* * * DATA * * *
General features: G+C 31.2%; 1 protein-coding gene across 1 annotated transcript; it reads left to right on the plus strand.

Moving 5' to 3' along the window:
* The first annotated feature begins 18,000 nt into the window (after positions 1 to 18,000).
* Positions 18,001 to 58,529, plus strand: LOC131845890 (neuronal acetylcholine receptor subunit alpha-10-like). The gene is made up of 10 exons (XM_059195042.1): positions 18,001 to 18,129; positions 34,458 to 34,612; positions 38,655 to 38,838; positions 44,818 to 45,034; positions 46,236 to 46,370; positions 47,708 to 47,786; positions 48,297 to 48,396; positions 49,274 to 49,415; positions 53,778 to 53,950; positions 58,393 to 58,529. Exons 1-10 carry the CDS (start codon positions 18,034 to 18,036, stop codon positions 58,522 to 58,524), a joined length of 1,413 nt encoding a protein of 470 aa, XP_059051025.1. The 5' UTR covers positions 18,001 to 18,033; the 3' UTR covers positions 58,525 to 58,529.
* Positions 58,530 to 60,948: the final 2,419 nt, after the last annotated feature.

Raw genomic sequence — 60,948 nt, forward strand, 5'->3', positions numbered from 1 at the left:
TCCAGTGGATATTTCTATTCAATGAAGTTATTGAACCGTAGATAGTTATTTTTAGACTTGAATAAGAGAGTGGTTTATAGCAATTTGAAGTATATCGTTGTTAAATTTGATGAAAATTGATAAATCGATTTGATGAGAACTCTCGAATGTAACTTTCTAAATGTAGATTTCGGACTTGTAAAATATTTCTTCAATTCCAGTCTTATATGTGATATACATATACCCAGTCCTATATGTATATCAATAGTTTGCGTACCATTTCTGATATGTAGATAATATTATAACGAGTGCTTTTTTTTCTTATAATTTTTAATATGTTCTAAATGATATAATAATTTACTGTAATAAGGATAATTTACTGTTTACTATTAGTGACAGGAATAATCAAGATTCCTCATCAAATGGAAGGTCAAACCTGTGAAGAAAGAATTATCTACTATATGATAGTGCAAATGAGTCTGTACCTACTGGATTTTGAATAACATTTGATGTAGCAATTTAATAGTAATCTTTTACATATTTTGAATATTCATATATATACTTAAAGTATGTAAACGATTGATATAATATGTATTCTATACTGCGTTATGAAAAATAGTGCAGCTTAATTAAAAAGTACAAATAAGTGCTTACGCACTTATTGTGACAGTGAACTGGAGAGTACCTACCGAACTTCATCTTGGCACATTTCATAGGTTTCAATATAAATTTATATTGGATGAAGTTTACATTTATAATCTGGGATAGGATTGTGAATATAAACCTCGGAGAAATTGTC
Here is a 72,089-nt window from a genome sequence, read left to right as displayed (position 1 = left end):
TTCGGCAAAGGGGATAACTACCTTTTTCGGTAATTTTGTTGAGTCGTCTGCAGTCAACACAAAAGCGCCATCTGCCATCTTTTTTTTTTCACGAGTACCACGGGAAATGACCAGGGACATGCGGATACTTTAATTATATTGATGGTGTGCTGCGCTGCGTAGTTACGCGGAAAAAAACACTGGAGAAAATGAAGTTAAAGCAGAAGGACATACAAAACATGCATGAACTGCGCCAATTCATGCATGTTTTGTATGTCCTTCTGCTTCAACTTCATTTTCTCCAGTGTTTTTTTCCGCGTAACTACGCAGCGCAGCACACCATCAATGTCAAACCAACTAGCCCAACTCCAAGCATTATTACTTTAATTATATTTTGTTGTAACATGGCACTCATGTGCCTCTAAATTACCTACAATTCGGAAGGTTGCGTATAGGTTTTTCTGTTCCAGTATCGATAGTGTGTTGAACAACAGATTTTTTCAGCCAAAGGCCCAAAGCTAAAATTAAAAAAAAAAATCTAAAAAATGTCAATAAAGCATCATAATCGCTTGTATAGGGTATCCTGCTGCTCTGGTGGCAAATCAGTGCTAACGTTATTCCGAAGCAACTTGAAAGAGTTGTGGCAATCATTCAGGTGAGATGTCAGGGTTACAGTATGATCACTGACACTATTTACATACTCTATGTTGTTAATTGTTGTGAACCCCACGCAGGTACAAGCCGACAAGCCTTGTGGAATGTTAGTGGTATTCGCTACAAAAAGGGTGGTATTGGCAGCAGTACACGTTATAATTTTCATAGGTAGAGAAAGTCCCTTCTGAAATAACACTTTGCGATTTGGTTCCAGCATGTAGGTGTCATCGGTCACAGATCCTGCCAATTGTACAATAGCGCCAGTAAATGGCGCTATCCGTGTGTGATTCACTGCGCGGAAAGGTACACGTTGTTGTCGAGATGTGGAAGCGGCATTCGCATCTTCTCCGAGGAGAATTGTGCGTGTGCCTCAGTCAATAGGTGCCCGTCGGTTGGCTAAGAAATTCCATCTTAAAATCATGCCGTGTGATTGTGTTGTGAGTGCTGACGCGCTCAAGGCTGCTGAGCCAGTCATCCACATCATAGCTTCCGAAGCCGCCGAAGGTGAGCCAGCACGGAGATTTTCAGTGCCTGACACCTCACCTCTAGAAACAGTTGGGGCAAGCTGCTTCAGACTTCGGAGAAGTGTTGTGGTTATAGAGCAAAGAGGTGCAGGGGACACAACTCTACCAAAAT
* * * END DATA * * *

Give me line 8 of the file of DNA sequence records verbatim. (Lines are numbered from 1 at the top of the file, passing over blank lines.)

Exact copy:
Here is a 72,089-nt window from a genome sequence, read left to right as displayed (position 1 = left end):